During hemodialysis, PaO2 falls about 10-20 mmHg. This decrease has no clinical consequences in patients with normal oxygen tension, but in seriously ill patients with predialysis hypoxemia, the drop in PaO2 can be catastrophic.


  • Acetate dialysate (now obsolete).  Can also be seen with use of bicarbonate dialysate
  • Acetate causes hypoxemia by at least two mechanisms:
    • Increased oxygen consumption in the metabolism of acetate to bicarbonate
    • Intradialytic loss of CO2
  • Rapid correction of chronic metabolic acidosis
  • Bioincompatible membranes
    • Activate complement1
  • Hypocapnea due to intradialytic loss of CO2 and adaptation to chronic metabolic acidosis predisposes to periodic breathing and sleep apnea syndrome (SAS)1
  • SAS is also a cause of hypoxia in HD patients2
    • High prevalence in HD patients (54-80%) and has both obstructive and central components
    • Can alter autonomic responses and cause arrhythmias, pulmonary hypertension, and systemic hypertension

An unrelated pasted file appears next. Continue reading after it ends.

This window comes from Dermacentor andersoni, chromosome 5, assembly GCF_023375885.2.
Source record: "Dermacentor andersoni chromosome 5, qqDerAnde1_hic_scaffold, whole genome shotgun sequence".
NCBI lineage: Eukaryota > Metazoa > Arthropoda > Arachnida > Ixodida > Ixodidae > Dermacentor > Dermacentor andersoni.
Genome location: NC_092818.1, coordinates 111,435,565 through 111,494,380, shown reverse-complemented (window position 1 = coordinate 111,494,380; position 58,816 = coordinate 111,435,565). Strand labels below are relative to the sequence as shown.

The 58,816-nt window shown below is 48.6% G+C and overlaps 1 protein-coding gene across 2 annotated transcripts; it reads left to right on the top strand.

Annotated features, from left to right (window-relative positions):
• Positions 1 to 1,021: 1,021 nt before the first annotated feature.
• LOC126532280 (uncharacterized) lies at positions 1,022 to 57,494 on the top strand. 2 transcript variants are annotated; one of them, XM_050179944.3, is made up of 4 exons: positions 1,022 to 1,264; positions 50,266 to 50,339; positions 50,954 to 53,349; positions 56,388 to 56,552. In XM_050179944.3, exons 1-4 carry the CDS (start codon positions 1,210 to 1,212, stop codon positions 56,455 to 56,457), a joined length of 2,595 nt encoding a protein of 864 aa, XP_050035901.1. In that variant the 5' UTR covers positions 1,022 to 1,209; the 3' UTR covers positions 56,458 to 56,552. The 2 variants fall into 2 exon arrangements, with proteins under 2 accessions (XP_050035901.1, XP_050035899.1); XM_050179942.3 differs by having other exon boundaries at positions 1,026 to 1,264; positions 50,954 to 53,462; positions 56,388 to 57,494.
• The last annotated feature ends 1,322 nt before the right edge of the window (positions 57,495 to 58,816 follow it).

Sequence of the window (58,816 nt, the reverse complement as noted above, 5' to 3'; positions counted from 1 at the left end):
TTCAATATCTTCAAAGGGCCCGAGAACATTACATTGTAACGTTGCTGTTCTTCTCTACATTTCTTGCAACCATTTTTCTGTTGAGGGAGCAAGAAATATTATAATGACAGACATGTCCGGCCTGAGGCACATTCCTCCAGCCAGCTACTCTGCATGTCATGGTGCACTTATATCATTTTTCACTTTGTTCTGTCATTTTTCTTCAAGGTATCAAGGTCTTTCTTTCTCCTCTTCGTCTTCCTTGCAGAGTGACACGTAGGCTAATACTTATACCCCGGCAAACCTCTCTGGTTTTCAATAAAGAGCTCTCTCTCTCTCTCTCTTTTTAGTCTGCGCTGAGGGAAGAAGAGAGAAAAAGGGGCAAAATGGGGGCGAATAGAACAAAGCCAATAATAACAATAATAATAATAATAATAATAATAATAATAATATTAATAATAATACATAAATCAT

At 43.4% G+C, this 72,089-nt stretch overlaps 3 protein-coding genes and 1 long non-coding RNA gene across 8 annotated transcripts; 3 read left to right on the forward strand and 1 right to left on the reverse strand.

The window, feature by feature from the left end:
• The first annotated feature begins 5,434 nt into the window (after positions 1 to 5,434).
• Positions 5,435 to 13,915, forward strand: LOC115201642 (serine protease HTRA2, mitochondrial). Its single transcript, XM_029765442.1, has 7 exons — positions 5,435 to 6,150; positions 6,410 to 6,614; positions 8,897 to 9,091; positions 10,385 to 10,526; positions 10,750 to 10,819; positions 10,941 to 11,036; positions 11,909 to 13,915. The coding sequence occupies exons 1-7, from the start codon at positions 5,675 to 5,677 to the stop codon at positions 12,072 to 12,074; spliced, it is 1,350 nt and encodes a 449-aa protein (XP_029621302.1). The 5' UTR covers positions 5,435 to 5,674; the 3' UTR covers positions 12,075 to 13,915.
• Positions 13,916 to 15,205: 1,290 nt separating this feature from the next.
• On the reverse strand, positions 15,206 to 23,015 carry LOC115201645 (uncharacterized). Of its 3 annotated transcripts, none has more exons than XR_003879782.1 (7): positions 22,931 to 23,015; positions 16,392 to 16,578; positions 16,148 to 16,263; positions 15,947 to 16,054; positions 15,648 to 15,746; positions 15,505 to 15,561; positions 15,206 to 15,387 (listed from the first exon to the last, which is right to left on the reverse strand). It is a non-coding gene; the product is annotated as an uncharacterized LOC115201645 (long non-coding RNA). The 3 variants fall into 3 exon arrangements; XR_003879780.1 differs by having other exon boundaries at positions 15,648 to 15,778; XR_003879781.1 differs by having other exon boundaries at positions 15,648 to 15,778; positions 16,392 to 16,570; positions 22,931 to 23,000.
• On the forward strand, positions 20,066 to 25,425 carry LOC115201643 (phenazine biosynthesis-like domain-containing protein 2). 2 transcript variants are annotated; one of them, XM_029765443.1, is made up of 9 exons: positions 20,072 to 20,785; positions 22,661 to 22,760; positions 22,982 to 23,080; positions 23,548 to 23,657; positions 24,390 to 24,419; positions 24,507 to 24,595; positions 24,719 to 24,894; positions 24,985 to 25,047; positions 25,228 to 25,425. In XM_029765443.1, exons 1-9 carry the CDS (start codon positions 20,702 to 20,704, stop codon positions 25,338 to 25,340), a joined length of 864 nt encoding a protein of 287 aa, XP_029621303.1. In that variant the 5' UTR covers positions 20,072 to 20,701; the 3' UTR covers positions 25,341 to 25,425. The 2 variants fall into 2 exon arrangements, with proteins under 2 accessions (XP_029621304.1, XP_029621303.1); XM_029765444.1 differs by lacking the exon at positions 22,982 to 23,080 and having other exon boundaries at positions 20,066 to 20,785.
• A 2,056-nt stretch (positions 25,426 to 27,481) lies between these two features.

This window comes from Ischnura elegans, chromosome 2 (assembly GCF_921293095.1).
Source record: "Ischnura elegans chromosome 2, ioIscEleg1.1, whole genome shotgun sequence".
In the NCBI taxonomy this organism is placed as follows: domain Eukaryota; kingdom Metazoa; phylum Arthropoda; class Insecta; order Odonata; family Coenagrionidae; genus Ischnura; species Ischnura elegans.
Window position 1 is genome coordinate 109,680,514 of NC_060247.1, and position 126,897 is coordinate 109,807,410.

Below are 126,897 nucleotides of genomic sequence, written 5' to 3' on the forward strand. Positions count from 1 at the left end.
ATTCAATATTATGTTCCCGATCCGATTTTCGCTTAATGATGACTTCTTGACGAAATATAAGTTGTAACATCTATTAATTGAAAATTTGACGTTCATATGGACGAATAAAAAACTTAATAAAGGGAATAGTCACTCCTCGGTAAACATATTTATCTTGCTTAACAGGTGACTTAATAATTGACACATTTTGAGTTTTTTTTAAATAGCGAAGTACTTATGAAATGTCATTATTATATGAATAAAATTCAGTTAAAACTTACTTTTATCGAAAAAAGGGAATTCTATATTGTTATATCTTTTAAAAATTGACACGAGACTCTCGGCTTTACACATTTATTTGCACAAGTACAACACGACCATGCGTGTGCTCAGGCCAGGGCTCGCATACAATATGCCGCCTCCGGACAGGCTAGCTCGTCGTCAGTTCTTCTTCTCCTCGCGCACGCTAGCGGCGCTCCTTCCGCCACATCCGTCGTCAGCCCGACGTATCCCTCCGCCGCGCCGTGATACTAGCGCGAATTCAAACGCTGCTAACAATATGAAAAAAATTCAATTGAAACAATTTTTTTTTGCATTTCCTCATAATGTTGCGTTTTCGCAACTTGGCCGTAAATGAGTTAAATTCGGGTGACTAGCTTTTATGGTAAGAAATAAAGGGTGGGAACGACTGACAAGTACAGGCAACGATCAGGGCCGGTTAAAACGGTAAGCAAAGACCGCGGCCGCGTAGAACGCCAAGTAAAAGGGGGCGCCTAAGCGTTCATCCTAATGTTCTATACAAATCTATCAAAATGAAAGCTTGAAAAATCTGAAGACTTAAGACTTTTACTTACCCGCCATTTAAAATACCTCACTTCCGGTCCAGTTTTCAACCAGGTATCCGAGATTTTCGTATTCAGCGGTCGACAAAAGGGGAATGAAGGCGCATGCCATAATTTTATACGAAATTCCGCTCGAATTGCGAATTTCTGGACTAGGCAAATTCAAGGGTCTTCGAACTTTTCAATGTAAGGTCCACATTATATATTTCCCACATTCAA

Treatment and Prevention

  • Dialysis-induced hypoxemia can be attenuated by interventions that increase the CO2 content of the dialysate either by direct administration or by using bicarbonate buffered dialysate
  • Use of biocompatible membranes might be helpful
  • In critically ill patients who may already have some degree of predialytic hypoxia, it is necessary to increase the ventilated volumes and/or the percentage of FiO2
  • Improvement in SAS has been reported with the use of prolonged dialysis such as nocturnal and daily hemodialysis2,3


  1. De Broe ME, De Backer WA. Pathophysiology of hemodialysis-associated hypoxemia. Adv Nephrol Necker Hosp 18:297-315, 1989
  2. Hanly PJ, Pierratos A. Improvement of sleep apnea in patients with chronic renal failure who undergo nocturnal hemodialysis. N Engl J Med  344:102-107, 2001
  3. Friedman EA. Hemodialysis as an artificial lung in sleep apnea. N Engl J Med 344:134-135, 2001